Hiatal hernias occur within an opening in the diaphragm known as the hiatus. The esophagus passes through this opening, connecting to the stomach. A hernia occurs when the stomach bulges through the hiatal opening, potentially allowing food and digestive acids to back up into the esophagus. Many people in Bradenton live with hiatal hernias for years without knowing it. However, large hiatal hernias can cause uncomfortable symptoms and require surgical intervention to treat them.
Did you know…
the risk of developing a hiatal hernia increases with age? In fact, these hernias are quite common and occur in as many as half of all people age 50 or older. Hiatal hernias are most prevalent in developed countries like the U.S., where low fiber-intake and obesity are common and the average person sits frequently. While hiatal hernias can occur due to injury or a large hiatus opening present at birth, many people develop these hernias as a result of chronic pressure or strain on the surrounding muscles.
Many people have hiatal hernias that are asymptomatic. Due to their location in the digestive system, however, large hiatal hernias can cause unique gastrointestinal symptoms such as frequent belching, heartburn and difficulty swallowing. Some people may feel overly full after eating, as well as pain in the chest or abdomen. Less commonly, hiatal hernias can lead to gastrointestinal bleeding.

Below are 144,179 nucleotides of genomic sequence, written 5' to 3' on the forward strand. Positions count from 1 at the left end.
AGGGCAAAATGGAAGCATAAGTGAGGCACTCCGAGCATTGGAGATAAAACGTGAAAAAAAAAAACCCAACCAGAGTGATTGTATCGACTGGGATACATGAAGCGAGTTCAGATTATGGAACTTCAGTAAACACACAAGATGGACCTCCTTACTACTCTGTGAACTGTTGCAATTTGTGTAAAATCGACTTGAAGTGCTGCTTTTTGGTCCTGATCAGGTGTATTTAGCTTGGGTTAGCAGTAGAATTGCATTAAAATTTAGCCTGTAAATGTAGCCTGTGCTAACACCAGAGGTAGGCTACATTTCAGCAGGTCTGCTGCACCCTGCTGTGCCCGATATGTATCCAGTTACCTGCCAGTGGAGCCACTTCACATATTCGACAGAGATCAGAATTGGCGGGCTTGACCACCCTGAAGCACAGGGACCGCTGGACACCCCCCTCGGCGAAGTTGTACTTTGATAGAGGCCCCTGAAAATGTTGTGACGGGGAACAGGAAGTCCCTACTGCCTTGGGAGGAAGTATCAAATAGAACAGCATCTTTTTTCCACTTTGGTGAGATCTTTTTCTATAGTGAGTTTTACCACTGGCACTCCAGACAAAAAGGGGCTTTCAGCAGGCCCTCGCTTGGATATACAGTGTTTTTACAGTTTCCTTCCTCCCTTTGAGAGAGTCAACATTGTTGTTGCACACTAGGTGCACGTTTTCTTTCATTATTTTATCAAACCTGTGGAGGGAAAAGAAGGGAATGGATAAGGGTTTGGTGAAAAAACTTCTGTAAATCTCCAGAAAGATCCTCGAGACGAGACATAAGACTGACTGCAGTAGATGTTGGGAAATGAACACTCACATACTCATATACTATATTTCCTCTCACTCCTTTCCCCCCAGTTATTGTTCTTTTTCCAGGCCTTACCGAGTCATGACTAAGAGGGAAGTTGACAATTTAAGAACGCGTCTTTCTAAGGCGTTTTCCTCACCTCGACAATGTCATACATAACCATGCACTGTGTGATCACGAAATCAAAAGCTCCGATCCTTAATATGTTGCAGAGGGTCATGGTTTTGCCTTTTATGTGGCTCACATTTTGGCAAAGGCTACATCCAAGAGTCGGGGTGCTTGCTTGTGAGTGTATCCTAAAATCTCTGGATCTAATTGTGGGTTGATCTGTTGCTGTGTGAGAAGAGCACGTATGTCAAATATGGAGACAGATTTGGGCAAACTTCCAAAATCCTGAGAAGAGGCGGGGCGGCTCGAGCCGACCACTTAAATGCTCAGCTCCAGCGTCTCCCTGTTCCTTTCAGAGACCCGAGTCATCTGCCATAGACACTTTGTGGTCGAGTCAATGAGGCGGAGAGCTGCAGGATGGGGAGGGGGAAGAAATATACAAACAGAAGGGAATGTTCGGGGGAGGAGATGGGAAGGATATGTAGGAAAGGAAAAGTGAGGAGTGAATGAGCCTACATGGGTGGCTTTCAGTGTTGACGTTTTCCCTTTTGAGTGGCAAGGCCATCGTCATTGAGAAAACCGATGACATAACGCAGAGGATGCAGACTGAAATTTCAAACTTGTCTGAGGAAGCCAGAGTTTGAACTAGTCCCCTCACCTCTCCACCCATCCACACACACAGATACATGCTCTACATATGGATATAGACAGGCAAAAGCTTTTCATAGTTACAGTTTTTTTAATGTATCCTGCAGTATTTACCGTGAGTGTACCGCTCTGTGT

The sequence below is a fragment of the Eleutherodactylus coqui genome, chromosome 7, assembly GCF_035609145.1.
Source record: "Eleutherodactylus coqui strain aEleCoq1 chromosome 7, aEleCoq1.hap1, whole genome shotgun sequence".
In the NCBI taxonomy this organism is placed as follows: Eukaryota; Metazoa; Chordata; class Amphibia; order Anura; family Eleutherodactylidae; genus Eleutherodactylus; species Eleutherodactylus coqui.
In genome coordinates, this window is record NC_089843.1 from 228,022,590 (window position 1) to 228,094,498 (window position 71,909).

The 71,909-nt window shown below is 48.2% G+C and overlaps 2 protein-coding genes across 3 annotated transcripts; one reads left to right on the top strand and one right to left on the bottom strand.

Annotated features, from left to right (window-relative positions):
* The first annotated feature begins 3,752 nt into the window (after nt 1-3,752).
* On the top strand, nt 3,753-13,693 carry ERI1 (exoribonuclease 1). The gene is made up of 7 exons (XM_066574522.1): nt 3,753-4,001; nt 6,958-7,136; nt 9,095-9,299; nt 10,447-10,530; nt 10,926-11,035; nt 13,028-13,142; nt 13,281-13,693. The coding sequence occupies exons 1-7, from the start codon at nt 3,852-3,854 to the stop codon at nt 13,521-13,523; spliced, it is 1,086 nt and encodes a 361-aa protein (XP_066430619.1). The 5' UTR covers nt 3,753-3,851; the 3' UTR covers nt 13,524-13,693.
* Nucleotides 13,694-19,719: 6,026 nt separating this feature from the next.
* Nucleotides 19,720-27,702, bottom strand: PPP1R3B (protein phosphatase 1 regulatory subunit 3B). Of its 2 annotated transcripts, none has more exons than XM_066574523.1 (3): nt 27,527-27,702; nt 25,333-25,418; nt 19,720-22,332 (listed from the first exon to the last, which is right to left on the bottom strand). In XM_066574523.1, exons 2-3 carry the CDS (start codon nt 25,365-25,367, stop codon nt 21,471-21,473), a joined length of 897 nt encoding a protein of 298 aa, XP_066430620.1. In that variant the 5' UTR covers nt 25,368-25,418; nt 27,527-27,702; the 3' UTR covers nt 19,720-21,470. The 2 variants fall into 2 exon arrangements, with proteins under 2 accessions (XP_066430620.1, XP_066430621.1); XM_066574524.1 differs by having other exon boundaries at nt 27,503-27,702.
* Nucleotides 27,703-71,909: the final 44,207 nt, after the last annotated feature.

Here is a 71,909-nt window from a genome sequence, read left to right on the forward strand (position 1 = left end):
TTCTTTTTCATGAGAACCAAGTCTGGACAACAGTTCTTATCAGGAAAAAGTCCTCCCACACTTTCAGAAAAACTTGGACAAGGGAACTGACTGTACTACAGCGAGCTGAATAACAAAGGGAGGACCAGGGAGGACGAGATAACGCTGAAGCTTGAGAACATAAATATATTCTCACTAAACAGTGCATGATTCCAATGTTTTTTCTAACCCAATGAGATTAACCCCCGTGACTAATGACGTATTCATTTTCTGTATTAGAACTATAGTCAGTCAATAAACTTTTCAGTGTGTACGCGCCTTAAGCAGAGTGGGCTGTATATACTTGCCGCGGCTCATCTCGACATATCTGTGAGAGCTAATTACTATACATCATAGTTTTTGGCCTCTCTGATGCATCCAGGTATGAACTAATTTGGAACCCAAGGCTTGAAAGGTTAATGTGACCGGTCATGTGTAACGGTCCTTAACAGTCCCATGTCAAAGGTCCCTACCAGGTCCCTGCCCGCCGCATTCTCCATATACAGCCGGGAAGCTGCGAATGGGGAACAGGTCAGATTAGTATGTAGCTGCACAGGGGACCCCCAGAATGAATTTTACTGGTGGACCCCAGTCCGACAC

Only your physician can help you determine if Bradenton hiatal hernia surgery is right for you. Even if your hernia is causing few or no problems, however, your doctor may recommend treatment to reduce the risk of potential complications, such as strangulation.
Many hiatal hernia surgeries can be performed laparoscopically using small surgical instruments and a lighted camera. During these types of procedures, very tiny incisions are made in the abdomen through which the surgeon will return the stomach to its normal position. Most people who undergo laparoscopic hiatal hernia surgery in Bradenton experience a quick recovery time with minimal discomfort and a low risk of complications. While there may be some restrictions on heavy lifting in the weeks following the procedure, most people can return to normal eating habits and other activities in the days immediately following surgery.